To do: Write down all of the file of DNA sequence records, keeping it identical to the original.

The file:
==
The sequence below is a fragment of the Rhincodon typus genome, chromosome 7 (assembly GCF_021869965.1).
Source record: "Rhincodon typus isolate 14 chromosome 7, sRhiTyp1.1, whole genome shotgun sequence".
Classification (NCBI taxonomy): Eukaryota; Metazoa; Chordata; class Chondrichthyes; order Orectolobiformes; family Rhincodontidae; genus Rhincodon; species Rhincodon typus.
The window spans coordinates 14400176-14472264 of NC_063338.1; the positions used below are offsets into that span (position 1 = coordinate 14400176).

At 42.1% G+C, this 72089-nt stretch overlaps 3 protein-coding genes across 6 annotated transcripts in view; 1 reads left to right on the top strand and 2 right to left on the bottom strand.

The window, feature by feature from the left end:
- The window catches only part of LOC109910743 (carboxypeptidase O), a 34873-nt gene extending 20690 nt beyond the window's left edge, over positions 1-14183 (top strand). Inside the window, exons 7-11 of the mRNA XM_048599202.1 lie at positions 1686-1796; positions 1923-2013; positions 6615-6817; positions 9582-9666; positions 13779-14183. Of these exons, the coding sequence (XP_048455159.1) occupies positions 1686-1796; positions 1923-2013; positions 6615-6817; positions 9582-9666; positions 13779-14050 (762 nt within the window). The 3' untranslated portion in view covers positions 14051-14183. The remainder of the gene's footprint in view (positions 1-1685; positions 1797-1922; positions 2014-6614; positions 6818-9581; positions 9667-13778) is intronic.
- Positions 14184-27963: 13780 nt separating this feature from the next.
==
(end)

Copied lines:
The sequence below is a fragment of the Rhincodon typus genome, chromosome 7 (assembly GCF_021869965.1).
Source record: "Rhincodon typus isolate 14 chromosome 7, sRhiTyp1.1, whole genome shotgun sequence".
Classification (NCBI taxonomy): Eukaryota; Metazoa; Chordata; class Chondrichthyes; order Orectolobiformes; family Rhincodontidae; genus Rhincodon; species Rhincodon typus.
The window spans coordinates 14400176-14472264 of NC_063338.1; the positions used below are offsets into that span (position 1 = coordinate 14400176).

At 42.1% G+C, this 72089-nt stretch overlaps 3 protein-coding genes across 6 annotated transcripts in view; 1 reads left to right on the top strand and 2 right to left on the bottom strand.

The window, feature by feature from the left end:
- The window catches only part of LOC109910743 (carboxypeptidase O), a 34873-nt gene extending 20690 nt beyond the window's left edge, over positions 1-14183 (top strand). Inside the window, exons 7-11 of the mRNA XM_048599202.1 lie at positions 1686-1796; positions 1923-2013; positions 6615-6817; positions 9582-9666; positions 13779-14183. Of these exons, the coding sequence (XP_048455159.1) occupies positions 1686-1796; positions 1923-2013; positions 6615-6817; positions 9582-9666; positions 13779-14050 (762 nt within the window). The 3' untranslated portion in view covers positions 14051-14183. The remainder of the gene's footprint in view (positions 1-1685; positions 1797-1922; positions 2014-6614; positions 6818-9581; positions 9667-13778) is intronic.
- Positions 14184-27963: 13780 nt separating this feature from the next.